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  • by Becky
  • July 25, 2016

The steps to the fraud seem simplistic enough as they mirror ClickFraud scams we have written about previously. However, it is clear that these scams actually take months of preparation. Fake websites with content must be created; bank accounts set-up; programmers hired who know how to build applications and extensions that on the surface meet the regulations and guidelines for Chrome. Then the fraudsters have to entice the initial users of the extension and quickly get the clicks set in motion before they are found out.
Our 19 year old hero, Maxime Kjaer, discovered a similar situation in place where programs were using Facebook accounts for click fraud purposes, using them to “like” links to questionable web pages.

In order to understand why the fraudsters need to set up false web pages, a short re-cap of the relationship between websites / Adsense / and web traffic is important to provide.

clf blogGoogle dominates search in almost every country; and Facebook has over 1 billion users. Website owners use Facebook to drive traffic to their websites and to entice people to buy their products.

Using a short code from Google Adsense, website managers can post automatically generated ads that reflect previous “likes” of clients. When a visitor clicks on an ad the publisher earns money and so does Google.

As we can easily see, the fraudsters can benefit from this combination of AdSense and the dominance of Google to reap the rewards – – and unfortunately, Google earns money from AdSense clicks so they actually financially benefit as well — even from fraud. Who does lose are the legitimate ad placers.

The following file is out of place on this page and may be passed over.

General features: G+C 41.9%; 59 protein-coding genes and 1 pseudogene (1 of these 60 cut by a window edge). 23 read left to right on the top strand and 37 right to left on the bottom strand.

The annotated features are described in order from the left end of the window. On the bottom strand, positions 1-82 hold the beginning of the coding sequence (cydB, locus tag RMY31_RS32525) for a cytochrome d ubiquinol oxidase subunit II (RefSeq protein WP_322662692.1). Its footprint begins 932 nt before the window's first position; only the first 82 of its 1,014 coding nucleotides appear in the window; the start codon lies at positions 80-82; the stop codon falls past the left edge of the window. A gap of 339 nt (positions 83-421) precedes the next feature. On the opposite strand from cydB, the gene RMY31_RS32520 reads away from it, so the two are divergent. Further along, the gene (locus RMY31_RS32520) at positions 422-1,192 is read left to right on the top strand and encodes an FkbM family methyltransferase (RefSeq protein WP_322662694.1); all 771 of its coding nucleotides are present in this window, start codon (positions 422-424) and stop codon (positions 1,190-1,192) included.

Traffic is diverted to the scam websites and legitimate business owners and publishers feel that their efforts are going to waste and visitors don’t even realize they are being re-directed. Worse, often computers end up infected with Malware, another topic we have covered in our blogs, and the malware forces their machines to click on the ads on the fake websites.

Google and Click Fraud
All too often it is only due to “white hat” individuals like Maxime Kjaer that these scams are exposed. Unfortunately before he discovered this fraud, over 132, 000 users used the extension and 9 other similar fraudulent extensions. The good news is, after the fraud was discovered Google Chrome took down the extensions from its store.

Clickfrauds innovative solution takes into account known corrupted IP addresses and monitors them across all our accounts. Therefore our unique ClickFraud solution is not reacting; but using advanced artificial intelligence to proactively stop fraud before it occurs.

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